After a few phone calls and a little networking, I built a lineup of hunts that most waterfowlers only dream about. Not one hunt but four outstanding private clubs.
Little did I know in August when I finalized the locations that come early December, Arkansas would be holding as many ducks as I’ve witnessed in quite some time. The trip couldn’t have been time any perfectly.
Gone Too Long
Our first stop on this dream hunt was the Crockett’s Bluff Hunting Lodge. A true, rustic treasure sitting high above the White River roughly 25 miles east of Stuttgart, the lodge was the primary hunting spot for the Lyon family, which now owns the famed Wingmead farm north of Stuttgart. The boathouse that sits below the lodge is where many of the scenes from the movie “Mud” were filmed.
From age 6 until my early 20s, I was able to frequent the Crockett’s Bluff Hunting Lodge because the bank my dad worked for used the lodge as a corporate hunting retreat. I had not been back to the lodge in roughly 20 years and eagerly anticipated seeing it again.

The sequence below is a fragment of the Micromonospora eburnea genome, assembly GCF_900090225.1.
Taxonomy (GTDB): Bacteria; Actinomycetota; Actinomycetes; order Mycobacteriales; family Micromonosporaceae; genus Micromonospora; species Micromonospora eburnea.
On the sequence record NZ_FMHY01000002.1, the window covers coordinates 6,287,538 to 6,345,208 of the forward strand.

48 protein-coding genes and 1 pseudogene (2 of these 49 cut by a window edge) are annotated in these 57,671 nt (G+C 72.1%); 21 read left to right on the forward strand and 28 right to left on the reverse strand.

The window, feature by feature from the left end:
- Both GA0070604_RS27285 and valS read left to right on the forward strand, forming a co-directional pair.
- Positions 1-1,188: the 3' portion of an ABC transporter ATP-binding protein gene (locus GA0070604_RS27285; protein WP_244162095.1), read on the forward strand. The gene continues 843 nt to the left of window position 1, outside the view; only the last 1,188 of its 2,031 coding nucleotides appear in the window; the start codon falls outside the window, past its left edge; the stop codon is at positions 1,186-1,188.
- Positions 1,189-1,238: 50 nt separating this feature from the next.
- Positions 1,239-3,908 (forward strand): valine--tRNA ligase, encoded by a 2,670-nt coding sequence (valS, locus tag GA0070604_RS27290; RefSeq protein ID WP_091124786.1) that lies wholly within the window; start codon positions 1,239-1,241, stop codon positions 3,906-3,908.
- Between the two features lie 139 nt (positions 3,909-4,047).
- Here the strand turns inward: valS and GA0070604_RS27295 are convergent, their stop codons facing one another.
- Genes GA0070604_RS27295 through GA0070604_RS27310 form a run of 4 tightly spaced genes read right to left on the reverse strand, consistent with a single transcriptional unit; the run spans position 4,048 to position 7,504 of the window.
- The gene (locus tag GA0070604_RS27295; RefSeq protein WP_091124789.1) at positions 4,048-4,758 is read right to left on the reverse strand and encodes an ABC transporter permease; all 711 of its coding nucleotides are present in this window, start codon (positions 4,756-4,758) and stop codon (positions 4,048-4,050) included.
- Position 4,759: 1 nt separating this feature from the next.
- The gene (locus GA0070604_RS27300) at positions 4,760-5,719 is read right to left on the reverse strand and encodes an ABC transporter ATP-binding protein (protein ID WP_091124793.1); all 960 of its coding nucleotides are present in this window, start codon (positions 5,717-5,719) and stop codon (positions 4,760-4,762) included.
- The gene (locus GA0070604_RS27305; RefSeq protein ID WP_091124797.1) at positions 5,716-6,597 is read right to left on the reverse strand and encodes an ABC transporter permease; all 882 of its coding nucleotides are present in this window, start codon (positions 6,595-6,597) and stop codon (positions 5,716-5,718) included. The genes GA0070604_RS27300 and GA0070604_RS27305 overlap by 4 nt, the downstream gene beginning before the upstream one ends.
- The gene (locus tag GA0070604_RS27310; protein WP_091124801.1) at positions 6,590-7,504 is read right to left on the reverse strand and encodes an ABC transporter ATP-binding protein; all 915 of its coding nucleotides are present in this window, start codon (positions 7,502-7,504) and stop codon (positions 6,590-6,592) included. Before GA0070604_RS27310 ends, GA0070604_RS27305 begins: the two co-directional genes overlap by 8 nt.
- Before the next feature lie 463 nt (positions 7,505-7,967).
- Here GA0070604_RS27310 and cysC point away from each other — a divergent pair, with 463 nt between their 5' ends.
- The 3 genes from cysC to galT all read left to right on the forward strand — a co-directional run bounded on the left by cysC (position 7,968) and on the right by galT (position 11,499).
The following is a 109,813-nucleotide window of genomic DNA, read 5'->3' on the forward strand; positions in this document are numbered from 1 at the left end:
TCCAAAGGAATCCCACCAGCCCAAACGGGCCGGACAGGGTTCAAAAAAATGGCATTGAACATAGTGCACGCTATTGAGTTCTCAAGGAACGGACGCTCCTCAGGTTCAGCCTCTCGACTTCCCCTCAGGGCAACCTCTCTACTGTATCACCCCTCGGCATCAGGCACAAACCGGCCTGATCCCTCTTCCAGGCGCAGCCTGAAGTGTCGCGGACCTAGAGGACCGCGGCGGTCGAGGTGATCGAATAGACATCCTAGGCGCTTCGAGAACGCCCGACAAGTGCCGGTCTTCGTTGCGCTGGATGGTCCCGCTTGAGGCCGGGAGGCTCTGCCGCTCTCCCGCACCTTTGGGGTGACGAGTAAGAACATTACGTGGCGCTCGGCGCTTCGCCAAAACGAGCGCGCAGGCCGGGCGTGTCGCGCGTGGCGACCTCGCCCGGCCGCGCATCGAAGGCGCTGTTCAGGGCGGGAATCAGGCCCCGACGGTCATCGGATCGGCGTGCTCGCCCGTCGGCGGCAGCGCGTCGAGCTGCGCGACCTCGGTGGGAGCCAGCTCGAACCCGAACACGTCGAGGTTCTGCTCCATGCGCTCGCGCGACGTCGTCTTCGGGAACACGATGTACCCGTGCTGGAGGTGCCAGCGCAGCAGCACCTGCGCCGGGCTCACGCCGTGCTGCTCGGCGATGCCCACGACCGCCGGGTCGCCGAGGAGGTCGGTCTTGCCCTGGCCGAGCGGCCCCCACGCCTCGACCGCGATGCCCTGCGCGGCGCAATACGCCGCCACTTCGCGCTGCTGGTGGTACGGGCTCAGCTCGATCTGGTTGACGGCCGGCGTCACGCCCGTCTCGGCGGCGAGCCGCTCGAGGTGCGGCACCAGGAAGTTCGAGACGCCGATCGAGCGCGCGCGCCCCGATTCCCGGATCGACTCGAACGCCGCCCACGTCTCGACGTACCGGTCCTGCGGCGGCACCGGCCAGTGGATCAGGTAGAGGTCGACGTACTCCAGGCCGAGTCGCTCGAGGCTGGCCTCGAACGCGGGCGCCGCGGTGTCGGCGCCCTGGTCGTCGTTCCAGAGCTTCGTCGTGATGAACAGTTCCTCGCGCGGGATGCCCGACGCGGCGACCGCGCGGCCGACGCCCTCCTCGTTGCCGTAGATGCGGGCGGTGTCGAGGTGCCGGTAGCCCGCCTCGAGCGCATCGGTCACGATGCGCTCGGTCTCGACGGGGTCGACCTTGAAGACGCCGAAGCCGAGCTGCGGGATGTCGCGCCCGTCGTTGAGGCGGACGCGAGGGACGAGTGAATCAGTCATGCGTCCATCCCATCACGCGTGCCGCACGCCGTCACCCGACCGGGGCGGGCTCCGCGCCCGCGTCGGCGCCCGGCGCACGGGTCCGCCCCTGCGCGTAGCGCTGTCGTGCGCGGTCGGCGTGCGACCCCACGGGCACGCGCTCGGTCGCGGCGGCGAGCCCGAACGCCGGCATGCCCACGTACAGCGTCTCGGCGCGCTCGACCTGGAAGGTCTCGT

The current lodge was built in 1956 and is listed on the National Register of Historic Places. As soon as I hit the front door a tidal wave of memories from my youth overtook me. Remarkably, the current ownership group has kept much of the original look and feel of the main lodge just as I remembered.
Ken McCrae and James Hearnsberger, of Little Rock, were our hosts. Hunting the White River bottoms had been tough as of late so Ken made the decision we would be hunting the famous Tindall Reservoir south of Stuttgart where McCrae was also a member.
Tindall is notable as it was the first rice reservoir built on the Grand Prairie in 1927. Tindall is not your traditional green tree reservoir that Arkansas is known for. The large blind that comfortably holds 10 hunters is situated on the edge of the willows and buckbrush facing east, where the rest of the reservoir is shallow, hard pan and basically wide open water.